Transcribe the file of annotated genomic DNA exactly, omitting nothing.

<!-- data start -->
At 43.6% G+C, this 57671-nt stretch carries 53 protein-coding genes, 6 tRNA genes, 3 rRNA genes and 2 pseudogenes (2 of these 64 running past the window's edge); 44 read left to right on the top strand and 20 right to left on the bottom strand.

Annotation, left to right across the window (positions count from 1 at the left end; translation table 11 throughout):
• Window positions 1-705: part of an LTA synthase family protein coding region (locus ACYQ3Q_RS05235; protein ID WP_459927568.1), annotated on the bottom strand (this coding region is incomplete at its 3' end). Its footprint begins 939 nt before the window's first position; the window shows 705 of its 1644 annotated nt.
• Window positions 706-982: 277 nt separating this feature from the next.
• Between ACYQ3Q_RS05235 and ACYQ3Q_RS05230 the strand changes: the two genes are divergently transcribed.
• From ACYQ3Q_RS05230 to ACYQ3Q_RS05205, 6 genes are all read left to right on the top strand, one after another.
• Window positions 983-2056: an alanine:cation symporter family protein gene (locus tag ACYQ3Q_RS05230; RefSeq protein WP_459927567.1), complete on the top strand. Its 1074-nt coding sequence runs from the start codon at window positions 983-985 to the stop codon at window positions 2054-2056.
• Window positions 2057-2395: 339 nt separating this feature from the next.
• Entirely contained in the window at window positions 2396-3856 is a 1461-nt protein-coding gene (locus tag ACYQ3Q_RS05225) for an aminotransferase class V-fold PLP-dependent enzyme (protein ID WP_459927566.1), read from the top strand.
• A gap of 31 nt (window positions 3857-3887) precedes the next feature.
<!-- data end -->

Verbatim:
At 43.6% G+C, this 57671-nt stretch carries 53 protein-coding genes, 6 tRNA genes, 3 rRNA genes and 2 pseudogenes (2 of these 64 running past the window's edge); 44 read left to right on the top strand and 20 right to left on the bottom strand.

Annotation, left to right across the window (positions count from 1 at the left end; translation table 11 throughout):
• Window positions 1-705: part of an LTA synthase family protein coding region (locus ACYQ3Q_RS05235; protein ID WP_459927568.1), annotated on the bottom strand (this coding region is incomplete at its 3' end). Its footprint begins 939 nt before the window's first position; the window shows 705 of its 1644 annotated nt.
• Window positions 706-982: 277 nt separating this feature from the next.
• Between ACYQ3Q_RS05235 and ACYQ3Q_RS05230 the strand changes: the two genes are divergently transcribed.
• From ACYQ3Q_RS05230 to ACYQ3Q_RS05205, 6 genes are all read left to right on the top strand, one after another.
• Window positions 983-2056: an alanine:cation symporter family protein gene (locus tag ACYQ3Q_RS05230; RefSeq protein WP_459927567.1), complete on the top strand. Its 1074-nt coding sequence runs from the start codon at window positions 983-985 to the stop codon at window positions 2054-2056.
• Window positions 2057-2395: 339 nt separating this feature from the next.
• Entirely contained in the window at window positions 2396-3856 is a 1461-nt protein-coding gene (locus tag ACYQ3Q_RS05225) for an aminotransferase class V-fold PLP-dependent enzyme (protein ID WP_459927566.1), read from the top strand.
• A gap of 31 nt (window positions 3857-3887) precedes the next feature.